Relief from capital gains tax on the home is extremely valuable and, although the rules are detailed and convoluted, they have generally been well understood by taxpayers. However, recent tax cases and legislative changes mean that it is always worth reviewing the position where more than one property is involved.
Where you have a single property and do not frequently move, you are probably in the uncontroversial ‘home alone’ territory and will usually qualify for main residence relief.
However, where you have more than one home, a couple of principles tend to dominate planning considerations.
Firstly, the property which is to be treated as your main residence is a question of fact unless you have made an election to nominate the property of your choice. Once an election has been made (there are two years from the acquisition of the second property in which to make the initial election) it can be varied at any time subsequently. Secondly, if a property has qualified at any time as a main residence, until 6 April 2014 the last 36 months of ownership qualify as an exempt period when calculating if there is any capital gains tax on a sale.
These two principles have traditionally been combined to minimise the tax payable on disposals of properties where they could be and actually have been used as your home. However, from April 2014, this final qualifying period reduces from 36 to 18 months which the Government no doubt believes will render the incentive to vary the election more marginal. The comparative values and gains on the properties will now determine whether that is a worthwhile proposition.
By the way, the 36 months relief will continue to apply to disabled people or those moving into care homes.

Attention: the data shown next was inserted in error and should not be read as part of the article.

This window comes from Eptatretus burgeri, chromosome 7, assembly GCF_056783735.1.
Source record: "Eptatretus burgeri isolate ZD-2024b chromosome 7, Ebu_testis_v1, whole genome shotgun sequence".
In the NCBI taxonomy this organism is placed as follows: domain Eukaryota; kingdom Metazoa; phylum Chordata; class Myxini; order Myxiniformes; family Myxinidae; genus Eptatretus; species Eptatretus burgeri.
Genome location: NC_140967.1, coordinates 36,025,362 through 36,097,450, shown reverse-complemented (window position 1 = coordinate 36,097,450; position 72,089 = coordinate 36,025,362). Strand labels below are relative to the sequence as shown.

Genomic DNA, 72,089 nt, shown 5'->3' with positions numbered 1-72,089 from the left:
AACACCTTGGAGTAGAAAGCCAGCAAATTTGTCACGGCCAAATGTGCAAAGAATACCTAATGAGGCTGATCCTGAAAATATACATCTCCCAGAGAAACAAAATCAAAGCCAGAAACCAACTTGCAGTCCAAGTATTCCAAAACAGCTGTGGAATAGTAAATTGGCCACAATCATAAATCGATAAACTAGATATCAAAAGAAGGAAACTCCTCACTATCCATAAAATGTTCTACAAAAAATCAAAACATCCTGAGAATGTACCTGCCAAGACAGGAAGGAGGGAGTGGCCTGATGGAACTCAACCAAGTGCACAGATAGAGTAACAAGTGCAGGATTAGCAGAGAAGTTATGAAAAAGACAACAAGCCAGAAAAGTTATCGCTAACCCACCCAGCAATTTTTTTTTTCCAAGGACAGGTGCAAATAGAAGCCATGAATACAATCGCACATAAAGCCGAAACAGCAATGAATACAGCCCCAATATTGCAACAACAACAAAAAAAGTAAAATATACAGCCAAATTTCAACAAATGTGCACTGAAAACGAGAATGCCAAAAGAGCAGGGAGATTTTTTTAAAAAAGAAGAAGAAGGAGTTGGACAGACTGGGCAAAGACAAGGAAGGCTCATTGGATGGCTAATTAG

Importantly, there have been some recent decisions in the tax tribunals where the quality of the occupation of a property was examined and not found to be adequate to qualify as a main residence.
In the latest of these cases, the First-tier Tribunal could not support the appellant’s argument that occupation of a property for 25 days qualified as a residence for the purposes of capital gains tax main residence relief. It was found unsuited to the taxpayers family needs and that the occupation had no permanence, continuity or expectation of continuity.
The key point about this case and those preceding it is that it reiterates HMRC’s very sceptical position in relation to main residence relief claims which are related to short periods of occupation. The case highlights once again the importance of establishing clear evidence that a property is suitable to be used and will be used as a permanent home and not merely as a temporary stop-gap measure. It demonstrates that HMRC are understandably looking very carefully indeed at what is capable of being a main residence in the first place.